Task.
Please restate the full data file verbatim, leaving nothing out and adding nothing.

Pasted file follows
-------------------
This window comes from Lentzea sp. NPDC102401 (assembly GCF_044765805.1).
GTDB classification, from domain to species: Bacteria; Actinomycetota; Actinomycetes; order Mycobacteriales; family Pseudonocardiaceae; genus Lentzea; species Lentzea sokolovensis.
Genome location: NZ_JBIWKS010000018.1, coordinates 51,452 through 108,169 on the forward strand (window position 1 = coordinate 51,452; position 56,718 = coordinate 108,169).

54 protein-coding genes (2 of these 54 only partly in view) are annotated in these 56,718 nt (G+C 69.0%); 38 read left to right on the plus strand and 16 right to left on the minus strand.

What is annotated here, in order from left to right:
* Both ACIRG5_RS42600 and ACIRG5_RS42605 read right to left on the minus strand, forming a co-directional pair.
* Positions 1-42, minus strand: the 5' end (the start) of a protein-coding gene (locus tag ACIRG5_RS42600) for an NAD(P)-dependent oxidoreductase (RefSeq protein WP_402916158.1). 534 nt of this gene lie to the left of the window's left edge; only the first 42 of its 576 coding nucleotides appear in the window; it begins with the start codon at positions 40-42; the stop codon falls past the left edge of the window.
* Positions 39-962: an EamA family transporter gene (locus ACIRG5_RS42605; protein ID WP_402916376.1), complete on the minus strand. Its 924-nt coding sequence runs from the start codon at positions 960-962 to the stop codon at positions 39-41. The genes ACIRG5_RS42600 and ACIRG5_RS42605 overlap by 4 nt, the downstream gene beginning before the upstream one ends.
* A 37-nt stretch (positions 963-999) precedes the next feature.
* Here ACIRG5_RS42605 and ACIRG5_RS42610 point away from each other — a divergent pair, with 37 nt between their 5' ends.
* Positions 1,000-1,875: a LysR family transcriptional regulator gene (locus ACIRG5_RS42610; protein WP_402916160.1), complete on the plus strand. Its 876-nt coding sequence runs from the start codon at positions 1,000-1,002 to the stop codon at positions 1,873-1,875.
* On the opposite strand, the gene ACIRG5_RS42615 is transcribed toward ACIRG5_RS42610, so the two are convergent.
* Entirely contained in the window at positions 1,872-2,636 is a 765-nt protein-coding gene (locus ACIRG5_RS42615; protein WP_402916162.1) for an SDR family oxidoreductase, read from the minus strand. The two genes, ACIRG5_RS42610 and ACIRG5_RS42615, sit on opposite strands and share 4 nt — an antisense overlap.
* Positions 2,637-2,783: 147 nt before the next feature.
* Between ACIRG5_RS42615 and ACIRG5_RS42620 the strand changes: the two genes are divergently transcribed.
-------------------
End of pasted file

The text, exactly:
This window comes from Lentzea sp. NPDC102401 (assembly GCF_044765805.1).
GTDB classification, from domain to species: Bacteria; Actinomycetota; Actinomycetes; order Mycobacteriales; family Pseudonocardiaceae; genus Lentzea; species Lentzea sokolovensis.
Genome location: NZ_JBIWKS010000018.1, coordinates 51,452 through 108,169 on the forward strand (window position 1 = coordinate 51,452; position 56,718 = coordinate 108,169).

54 protein-coding genes (2 of these 54 only partly in view) are annotated in these 56,718 nt (G+C 69.0%); 38 read left to right on the plus strand and 16 right to left on the minus strand.

What is annotated here, in order from left to right:
* Both ACIRG5_RS42600 and ACIRG5_RS42605 read right to left on the minus strand, forming a co-directional pair.
* Positions 1-42, minus strand: the 5' end (the start) of a protein-coding gene (locus tag ACIRG5_RS42600) for an NAD(P)-dependent oxidoreductase (RefSeq protein WP_402916158.1). 534 nt of this gene lie to the left of the window's left edge; only the first 42 of its 576 coding nucleotides appear in the window; it begins with the start codon at positions 40-42; the stop codon falls past the left edge of the window.
* Positions 39-962: an EamA family transporter gene (locus ACIRG5_RS42605; protein ID WP_402916376.1), complete on the minus strand. Its 924-nt coding sequence runs from the start codon at positions 960-962 to the stop codon at positions 39-41. The genes ACIRG5_RS42600 and ACIRG5_RS42605 overlap by 4 nt, the downstream gene beginning before the upstream one ends.
* A 37-nt stretch (positions 963-999) precedes the next feature.
* Here ACIRG5_RS42605 and ACIRG5_RS42610 point away from each other — a divergent pair, with 37 nt between their 5' ends.
* Positions 1,000-1,875: a LysR family transcriptional regulator gene (locus ACIRG5_RS42610; protein WP_402916160.1), complete on the plus strand. Its 876-nt coding sequence runs from the start codon at positions 1,000-1,002 to the stop codon at positions 1,873-1,875.
* On the opposite strand, the gene ACIRG5_RS42615 is transcribed toward ACIRG5_RS42610, so the two are convergent.
* Entirely contained in the window at positions 1,872-2,636 is a 765-nt protein-coding gene (locus ACIRG5_RS42615; protein WP_402916162.1) for an SDR family oxidoreductase, read from the minus strand. The two genes, ACIRG5_RS42610 and ACIRG5_RS42615, sit on opposite strands and share 4 nt — an antisense overlap.
* Positions 2,637-2,783: 147 nt before the next feature.
* Between ACIRG5_RS42615 and ACIRG5_RS42620 the strand changes: the two genes are divergently transcribed.